One of the vital contributions of the controversial governor of J&K Lt Gen S K Sinha to the overall situation in Kashmir was the creation of an issue that helped Kashmir society start a transition from violence to comparatively more peaceful means of communication. That was perhaps the first year in around more than two decades when all of a sudden the ubiquitous gun-yielding security men started feeling the requirement of items that do not fire bullets.
The 2008 land row that cost Congress its government in Srinagar marked the beginning of a thought that lethal weaponry needs to change because ground is changing. Then, the police was caught in such a situation that it lacked even bamboo sticks and the routine shields and riot gears. It was an emergency and the state police managed to fly a plane-load of riot gear from some northeastern state.
But having a system and using it are different things. While the requirement of using them was there, they were least used even in 2009 when the Shopian crisis erupted. Later in 2010, when larger crisis started with the killing of a young school boy – whose case is perhaps one of the few murders still not solved, body bags went home almost everywhere in city and the peripheral towns – more than 120.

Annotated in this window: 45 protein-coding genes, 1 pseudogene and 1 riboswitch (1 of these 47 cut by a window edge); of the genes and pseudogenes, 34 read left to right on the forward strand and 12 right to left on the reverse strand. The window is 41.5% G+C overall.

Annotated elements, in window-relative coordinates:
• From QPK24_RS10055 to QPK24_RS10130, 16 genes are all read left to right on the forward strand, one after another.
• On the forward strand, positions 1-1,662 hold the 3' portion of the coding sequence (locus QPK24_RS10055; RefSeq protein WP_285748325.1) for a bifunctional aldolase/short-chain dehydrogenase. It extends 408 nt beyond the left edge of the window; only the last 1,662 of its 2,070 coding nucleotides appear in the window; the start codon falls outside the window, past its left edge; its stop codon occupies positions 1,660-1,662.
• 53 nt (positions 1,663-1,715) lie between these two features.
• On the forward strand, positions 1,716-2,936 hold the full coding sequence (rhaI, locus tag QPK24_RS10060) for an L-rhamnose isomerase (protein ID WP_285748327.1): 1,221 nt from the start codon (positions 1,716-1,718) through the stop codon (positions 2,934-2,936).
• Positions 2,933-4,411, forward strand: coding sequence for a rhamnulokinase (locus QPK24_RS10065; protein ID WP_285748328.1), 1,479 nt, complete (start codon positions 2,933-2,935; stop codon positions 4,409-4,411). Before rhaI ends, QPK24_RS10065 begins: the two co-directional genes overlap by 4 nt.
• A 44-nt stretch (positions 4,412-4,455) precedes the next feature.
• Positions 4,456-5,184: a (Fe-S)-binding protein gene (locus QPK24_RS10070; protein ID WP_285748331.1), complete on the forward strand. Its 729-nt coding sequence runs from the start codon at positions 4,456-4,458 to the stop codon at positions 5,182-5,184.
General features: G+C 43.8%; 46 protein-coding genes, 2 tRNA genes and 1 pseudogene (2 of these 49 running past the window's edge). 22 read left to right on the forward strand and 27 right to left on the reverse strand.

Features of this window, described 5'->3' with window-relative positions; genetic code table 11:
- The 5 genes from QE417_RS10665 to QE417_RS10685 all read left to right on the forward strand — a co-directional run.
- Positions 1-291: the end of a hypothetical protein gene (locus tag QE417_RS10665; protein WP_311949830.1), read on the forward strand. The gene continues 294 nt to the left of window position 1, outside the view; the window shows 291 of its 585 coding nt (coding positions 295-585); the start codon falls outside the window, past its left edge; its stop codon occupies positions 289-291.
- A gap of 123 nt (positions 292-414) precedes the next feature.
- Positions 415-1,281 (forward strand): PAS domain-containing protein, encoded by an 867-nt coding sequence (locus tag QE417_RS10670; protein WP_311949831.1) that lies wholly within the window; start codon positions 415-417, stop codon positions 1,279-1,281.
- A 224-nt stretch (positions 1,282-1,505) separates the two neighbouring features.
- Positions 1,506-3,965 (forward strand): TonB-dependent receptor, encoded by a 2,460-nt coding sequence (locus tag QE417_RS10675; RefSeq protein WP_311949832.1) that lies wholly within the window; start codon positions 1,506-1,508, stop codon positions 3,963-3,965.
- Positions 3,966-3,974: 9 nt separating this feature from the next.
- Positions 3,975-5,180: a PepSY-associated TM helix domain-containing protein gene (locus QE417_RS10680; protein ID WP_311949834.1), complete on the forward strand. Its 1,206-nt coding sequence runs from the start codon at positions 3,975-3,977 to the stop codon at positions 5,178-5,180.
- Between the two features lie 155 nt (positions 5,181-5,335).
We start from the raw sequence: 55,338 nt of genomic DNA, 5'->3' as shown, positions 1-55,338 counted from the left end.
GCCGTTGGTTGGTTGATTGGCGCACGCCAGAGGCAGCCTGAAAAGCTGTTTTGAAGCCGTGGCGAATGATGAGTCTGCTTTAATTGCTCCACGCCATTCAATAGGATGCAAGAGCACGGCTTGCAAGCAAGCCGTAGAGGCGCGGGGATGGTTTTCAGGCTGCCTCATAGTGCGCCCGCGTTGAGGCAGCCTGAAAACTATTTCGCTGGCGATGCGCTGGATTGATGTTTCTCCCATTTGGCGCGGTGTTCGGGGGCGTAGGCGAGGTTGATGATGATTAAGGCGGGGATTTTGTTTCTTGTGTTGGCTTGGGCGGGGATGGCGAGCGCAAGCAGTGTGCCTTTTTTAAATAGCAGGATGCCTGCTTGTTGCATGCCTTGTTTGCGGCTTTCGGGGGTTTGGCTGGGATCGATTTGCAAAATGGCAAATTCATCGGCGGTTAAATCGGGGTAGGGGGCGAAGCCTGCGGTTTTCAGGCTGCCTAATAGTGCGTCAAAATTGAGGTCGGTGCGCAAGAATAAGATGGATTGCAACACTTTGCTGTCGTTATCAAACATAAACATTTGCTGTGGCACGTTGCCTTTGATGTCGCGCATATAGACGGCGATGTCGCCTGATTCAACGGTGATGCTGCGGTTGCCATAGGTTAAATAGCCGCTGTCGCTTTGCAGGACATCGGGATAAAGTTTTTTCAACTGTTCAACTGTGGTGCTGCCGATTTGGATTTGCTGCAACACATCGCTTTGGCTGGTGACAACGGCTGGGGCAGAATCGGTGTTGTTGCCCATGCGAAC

It was in its aftermath that another cycle of thought process was generated and executed. Though this time the focus continued to be on the non-lethality of the gears, the policy makers still wanted something more potent that can help manage things better. A whole lot of new range was considered; electric guns, shockers, tazer guns and many other things. Most of the police officers were given tazer guns to see its efficacy. It was finally the pellet gun that was approved. Once in use, it started proving dangerous as there were many killings in pellet fires as well. Besides, there were many others who survived with injured eyes.
In the second phase, the police wanted something that is more potent than the tear smoke. It paved way to using improved tear smoke shells and pepper grenades. It is the pepper grenade that is in news these days as women, elderly and children are facing the music.
While the systems will continue to debate about the lethality or non-lethality of weapons, it finally boils down to how it is being used. Any non-lethal weapon used from an unsafe distance will be lethal. So it essentially relies on the human resource.
For the last few days, every locality is reporting an indiscriminate use or misuse of force by the security agencies. Localities are being raided and the houses are being damaged by the paramilitary men across Kashmir. This has created a situation that Divisional Commissioner, the top most civil administration officer in Srinagar, had to pass express directions to the police that it must exercise control over the paramilitary that has been invited to assist and not to lead the state subject. It needs an immediate attention.